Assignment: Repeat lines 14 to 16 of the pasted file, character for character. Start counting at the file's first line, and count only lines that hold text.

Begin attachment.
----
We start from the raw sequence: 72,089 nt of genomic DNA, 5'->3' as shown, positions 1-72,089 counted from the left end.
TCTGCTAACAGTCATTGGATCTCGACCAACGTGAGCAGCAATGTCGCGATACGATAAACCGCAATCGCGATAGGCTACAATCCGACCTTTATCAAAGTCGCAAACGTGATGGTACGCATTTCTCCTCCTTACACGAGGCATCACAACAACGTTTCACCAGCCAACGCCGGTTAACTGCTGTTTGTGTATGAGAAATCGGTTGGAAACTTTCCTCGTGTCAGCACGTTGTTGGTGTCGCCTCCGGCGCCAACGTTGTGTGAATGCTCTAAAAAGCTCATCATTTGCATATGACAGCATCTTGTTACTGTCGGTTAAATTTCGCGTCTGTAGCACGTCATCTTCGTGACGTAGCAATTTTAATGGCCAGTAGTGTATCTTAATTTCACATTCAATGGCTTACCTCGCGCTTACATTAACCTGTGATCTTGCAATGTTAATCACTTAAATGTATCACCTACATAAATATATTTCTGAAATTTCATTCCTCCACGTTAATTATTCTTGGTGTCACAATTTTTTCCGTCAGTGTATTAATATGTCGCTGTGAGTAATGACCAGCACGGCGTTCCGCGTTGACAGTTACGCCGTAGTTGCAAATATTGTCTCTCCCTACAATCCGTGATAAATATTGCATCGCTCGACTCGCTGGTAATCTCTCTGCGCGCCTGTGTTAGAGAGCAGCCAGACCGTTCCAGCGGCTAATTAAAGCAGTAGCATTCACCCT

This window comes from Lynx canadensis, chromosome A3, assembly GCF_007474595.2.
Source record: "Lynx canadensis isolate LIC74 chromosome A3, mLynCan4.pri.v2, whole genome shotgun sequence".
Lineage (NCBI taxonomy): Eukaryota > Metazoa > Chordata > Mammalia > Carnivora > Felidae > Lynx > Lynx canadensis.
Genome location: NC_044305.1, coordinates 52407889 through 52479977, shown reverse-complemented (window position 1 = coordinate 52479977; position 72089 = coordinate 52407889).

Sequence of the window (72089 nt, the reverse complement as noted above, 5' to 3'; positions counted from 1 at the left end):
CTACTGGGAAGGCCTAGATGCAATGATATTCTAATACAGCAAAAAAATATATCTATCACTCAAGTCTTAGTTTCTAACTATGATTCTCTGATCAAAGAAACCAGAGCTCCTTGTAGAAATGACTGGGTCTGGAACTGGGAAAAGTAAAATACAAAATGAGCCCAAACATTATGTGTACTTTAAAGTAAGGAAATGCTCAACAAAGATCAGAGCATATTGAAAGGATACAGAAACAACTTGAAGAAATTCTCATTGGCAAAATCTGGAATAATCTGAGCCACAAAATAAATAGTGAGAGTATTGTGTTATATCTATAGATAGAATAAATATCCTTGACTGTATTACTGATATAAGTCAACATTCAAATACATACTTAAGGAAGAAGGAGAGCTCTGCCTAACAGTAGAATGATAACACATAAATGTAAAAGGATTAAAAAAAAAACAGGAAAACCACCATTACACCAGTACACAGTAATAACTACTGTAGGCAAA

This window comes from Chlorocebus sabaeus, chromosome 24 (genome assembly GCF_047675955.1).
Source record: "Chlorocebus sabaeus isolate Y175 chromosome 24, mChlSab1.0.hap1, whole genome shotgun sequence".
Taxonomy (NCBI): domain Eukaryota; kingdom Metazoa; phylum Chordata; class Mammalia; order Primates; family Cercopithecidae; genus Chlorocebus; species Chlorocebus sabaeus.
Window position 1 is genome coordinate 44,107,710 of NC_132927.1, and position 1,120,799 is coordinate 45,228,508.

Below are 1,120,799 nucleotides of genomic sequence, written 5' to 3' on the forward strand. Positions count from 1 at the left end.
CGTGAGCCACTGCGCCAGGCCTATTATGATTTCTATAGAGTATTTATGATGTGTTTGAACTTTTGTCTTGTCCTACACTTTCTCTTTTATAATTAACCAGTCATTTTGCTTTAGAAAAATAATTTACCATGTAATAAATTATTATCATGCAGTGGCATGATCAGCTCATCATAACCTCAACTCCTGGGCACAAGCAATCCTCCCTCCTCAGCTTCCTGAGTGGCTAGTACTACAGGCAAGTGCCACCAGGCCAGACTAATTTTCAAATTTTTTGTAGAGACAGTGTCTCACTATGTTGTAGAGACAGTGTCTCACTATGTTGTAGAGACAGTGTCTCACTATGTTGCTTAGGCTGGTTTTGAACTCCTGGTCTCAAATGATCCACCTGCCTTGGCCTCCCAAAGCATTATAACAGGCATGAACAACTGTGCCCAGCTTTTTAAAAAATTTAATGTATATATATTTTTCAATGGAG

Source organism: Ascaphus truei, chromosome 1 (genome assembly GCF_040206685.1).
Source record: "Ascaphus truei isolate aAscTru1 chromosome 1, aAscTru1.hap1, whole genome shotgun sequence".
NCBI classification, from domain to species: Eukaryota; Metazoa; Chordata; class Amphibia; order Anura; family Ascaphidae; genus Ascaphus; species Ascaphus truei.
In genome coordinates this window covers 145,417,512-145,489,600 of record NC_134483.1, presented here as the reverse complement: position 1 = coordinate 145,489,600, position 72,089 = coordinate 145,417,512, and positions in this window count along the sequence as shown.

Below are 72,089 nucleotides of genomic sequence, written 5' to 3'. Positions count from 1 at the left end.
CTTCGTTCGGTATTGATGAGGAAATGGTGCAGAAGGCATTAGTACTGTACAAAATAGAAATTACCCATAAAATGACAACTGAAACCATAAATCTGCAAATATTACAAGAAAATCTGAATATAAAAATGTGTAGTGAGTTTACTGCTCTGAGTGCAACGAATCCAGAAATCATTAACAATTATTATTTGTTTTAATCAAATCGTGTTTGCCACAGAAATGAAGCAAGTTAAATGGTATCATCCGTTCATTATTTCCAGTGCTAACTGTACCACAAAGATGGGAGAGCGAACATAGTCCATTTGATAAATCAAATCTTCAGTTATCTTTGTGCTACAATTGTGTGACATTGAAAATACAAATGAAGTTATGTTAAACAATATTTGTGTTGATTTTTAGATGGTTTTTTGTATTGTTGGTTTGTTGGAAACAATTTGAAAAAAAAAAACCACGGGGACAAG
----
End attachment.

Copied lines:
CGTGAGCCACTGCGCCAGGCCTATTATGATTTCTATAGAGTATTTATGATGTGTTTGAACTTTTGTCTTGTCCTACACTTTCTCTTTTATAATTAACCAGTCATTTTGCTTTAGAAAAATAATTTACCATGTAATAAATTATTATCATGCAGTGGCATGATCAGCTCATCATAACCTCAACTCCTGGGCACAAGCAATCCTCCCTCCTCAGCTTCCTGAGTGGCTAGTACTACAGGCAAGTGCCACCAGGCCAGACTAATTTTCAAATTTTTTGTAGAGACAGTGTCTCACTATGTTGTAGAGACAGTGTCTCACTATGTTGTAGAGACAGTGTCTCACTATGTTGCTTAGGCTGGTTTTGAACTCCTGGTCTCAAATGATCCACCTGCCTTGGCCTCCCAAAGCATTATAACAGGCATGAACAACTGTGCCCAGCTTTTTAAAAAATTTAATGTATATATATTTTTCAATGGAG

Source organism: Ascaphus truei, chromosome 1 (genome assembly GCF_040206685.1).
Source record: "Ascaphus truei isolate aAscTru1 chromosome 1, aAscTru1.hap1, whole genome shotgun sequence".